Visit Flickr.com for a photo essay that celebrates images of The Virgin of Guadalupe in all their diversity.
The spirits of ancient Mexican deities may soon reside in Los Angeles, enticed across the border by chef Rocio Camacho.
Ever since the Mexican-American War split a chunk of Mexico’s west coast in 1848, Tijuana’s border existence between two major countries has made it unique. The position has made the city a hot spot for tourism, crime, drug trafficking, immigration, industrialization, art, music, and even “zonkeys.” But now there’s another reason for Tijuana’s singularity: the food. During three days last October, I sampled some of Tijuana’s finest food from taquerías to posh restaurants. Read about it here. [Post in both English and Spanish.]
After a half-dozen trips, I thought I knew Tijuana. I thought I understood the vicissitudes of border life. But I had never been to the crazy spot between the United States and Mexico, San Ysidro and Tijuana, where the border wall descends into the sea. I finally saw it in 2008, during a trip with the Occidental College Multicultural Summer Institute…
Olvera St.: Authentic Mexican enclave? Whitewashed tourist attraction? Olvera St. is not one or the other. It is both, and in that mix represents a fascinating model of what it means to be at the center of such a pluralistic, multi-cultural city as Los Angeles, in the exact spot where its history, present and future intersect…. [read this post in both English and Spanish]
In my tamale research for the LA Weekly I came across this very funny clip from Cinco de Mayo 2011. Says Obama, teasing his wife: “You do not want to be between Michelle and a tamale.” The crowd cheers.
Diana Kennedy, the Mexican cuisine authority and cookbook author, doesn’t often travel outside of Mexico, where she lives in rural Michoacán a few hours from Mexico City. For the past 65 years, Mexico has been her home, and a laboratory for her studies and writings about Mexico’s regional cuisines. So her appearance last Sunday at the L.A. County Museum of Art for a brief talk and book signing presented a rare opportunity for Angelenos to meet the woman who’s often called “the Julia Child of Mexican food.” Like Child, Kennedy has shared her vast knowledge on a topic that had previously been both exotic and esoteric in the United States. Her latest book, Oaxaca al Gusto from 2010, ismuch more than a cookbook. The 450-page tome presents a study of Oaxacan cultural history illuminated by glorious photographs, many taken by Kennedy herself…. [keep reading]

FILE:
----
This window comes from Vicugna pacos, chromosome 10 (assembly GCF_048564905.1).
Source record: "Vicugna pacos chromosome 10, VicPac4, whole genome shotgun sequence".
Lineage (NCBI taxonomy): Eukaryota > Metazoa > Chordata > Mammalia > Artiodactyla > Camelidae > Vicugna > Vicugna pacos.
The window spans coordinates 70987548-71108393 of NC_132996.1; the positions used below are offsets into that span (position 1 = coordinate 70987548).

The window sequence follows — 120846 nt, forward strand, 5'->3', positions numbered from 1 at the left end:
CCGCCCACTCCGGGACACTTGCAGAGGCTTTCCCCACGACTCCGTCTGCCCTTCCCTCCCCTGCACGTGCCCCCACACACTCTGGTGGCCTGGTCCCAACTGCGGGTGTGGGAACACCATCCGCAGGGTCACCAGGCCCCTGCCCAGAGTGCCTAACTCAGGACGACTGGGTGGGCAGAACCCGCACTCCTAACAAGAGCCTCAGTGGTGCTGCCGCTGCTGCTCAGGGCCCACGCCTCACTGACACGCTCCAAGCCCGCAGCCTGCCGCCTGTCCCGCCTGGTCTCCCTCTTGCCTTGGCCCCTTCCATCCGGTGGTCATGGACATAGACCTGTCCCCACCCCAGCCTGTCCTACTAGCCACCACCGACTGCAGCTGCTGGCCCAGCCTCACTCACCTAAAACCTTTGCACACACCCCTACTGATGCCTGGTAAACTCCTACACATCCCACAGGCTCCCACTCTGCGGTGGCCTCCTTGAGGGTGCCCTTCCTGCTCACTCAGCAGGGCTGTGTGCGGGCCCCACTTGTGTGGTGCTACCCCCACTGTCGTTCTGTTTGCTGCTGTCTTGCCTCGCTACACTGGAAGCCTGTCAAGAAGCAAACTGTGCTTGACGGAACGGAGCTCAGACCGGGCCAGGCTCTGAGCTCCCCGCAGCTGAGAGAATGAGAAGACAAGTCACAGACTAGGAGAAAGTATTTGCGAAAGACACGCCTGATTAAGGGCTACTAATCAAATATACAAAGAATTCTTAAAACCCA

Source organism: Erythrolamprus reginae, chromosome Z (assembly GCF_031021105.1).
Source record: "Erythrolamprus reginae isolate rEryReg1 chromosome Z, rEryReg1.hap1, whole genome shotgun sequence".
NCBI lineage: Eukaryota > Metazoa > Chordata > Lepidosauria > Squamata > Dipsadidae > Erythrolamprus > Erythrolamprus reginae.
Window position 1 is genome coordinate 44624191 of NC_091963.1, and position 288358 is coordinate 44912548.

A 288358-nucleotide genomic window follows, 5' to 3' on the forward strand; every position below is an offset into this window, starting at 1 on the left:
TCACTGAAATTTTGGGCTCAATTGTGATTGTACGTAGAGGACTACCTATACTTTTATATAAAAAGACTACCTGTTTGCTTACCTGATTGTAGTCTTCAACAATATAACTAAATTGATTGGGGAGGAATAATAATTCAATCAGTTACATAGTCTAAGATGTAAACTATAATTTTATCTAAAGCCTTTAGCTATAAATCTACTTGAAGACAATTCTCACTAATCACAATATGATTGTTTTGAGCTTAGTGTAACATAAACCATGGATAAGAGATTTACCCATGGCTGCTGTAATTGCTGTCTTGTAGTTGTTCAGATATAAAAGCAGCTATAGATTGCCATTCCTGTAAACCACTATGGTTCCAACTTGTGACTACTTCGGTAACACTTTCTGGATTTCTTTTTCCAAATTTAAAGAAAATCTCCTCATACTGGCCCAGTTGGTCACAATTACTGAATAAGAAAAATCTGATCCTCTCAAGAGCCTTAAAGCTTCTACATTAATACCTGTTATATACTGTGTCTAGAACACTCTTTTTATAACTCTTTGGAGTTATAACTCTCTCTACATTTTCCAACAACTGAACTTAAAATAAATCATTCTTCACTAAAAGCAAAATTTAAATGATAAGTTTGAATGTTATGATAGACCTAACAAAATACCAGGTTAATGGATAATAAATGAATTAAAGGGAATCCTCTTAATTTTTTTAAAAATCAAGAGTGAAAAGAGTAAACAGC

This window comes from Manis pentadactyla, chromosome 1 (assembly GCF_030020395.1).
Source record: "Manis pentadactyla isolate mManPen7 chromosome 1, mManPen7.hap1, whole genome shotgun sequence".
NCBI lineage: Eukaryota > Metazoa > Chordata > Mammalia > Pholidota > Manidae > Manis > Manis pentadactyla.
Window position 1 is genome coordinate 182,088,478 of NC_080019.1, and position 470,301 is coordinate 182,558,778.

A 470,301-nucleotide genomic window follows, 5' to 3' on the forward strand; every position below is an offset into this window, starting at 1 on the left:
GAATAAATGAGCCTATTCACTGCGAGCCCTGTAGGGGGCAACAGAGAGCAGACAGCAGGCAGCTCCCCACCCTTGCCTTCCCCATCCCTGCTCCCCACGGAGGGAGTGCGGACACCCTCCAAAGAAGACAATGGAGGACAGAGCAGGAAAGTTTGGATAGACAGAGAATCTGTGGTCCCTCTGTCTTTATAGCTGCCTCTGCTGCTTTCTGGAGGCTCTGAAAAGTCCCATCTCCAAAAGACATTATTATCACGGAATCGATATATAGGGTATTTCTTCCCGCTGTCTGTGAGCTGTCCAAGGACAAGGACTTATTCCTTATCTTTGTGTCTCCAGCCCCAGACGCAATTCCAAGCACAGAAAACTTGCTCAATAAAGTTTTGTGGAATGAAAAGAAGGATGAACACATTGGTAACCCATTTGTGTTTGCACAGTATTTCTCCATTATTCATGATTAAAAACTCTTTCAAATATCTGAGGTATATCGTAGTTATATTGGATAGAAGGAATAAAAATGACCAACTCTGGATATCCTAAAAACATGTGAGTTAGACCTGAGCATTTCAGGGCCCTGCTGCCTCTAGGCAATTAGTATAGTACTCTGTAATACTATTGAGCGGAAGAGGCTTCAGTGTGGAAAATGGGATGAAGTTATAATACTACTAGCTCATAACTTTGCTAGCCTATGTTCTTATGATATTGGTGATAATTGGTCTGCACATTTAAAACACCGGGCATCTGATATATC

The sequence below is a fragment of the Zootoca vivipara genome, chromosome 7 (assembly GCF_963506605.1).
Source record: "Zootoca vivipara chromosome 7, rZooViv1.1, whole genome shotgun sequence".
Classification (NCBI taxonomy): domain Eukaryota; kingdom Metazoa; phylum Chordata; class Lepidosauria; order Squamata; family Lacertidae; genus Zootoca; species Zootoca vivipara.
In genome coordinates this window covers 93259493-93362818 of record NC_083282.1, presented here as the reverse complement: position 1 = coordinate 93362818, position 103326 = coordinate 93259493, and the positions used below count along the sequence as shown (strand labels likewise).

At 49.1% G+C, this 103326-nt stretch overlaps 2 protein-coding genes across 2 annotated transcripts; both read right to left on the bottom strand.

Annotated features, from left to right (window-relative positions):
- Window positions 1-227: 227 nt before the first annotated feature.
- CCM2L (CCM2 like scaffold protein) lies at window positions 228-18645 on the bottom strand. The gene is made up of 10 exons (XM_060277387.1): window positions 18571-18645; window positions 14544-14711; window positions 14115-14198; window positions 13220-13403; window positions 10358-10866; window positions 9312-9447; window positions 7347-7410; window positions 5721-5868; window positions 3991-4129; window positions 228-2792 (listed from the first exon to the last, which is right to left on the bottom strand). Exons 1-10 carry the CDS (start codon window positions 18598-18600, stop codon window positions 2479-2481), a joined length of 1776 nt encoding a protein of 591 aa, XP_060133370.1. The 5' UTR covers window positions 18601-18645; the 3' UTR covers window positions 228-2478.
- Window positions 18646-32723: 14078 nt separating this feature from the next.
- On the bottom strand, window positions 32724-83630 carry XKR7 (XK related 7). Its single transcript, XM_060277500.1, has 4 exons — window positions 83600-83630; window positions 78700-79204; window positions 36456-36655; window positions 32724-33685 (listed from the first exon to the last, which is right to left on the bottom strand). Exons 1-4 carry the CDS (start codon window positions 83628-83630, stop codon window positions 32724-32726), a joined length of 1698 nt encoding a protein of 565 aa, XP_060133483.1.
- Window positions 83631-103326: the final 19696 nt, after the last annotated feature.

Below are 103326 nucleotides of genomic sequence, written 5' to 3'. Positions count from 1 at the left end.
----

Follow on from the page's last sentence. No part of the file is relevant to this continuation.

Misión 19 in Tijuana, chef Javier Plascencia’s first independent venture, is celebrating its one-year-anniversary. Read “The Missionary,” a profile of Plascencia by Dana Goodyear in this week’s New Yorker, and you’ll learn why that matters. Plascencia’s mission is to bring innovative but authentic cuisine to the notorious border city where he grew up, Goodyear writes. And he’s created Misión 19 as an ultra-hip spot to draw locals and tourists alike into the fold. His ambition is no less than to spur a culinary renaissance in troubled but vibrant Tijuana…
“Aaaiiiiiiiiiiii!” The bulk of a man shrieked as he thudded to the ground in an attack on his opponent. The two flailed about on the floor, each trying to pin down the other. The spectators roared with cheers and put downs alike. “Go get ’em!” cried some. “Pinche pendejo!” belted others. The noise was accented by a sound not always heard at sports events: raucous laughter.
Lucha libre is supposed to be silly.
My trips to Tijuana have always included strolling down the main tourist drag, la Avenida de la Revolución — dodging panhandlers, buying up pottery, and stopping for snacks of tacos, or even better, sizzling bacon-wrapped hot dogs. I’ve also ogled and smirked at the notoriously cheesy zebra-striped donkeys. Little did I know about their fabled …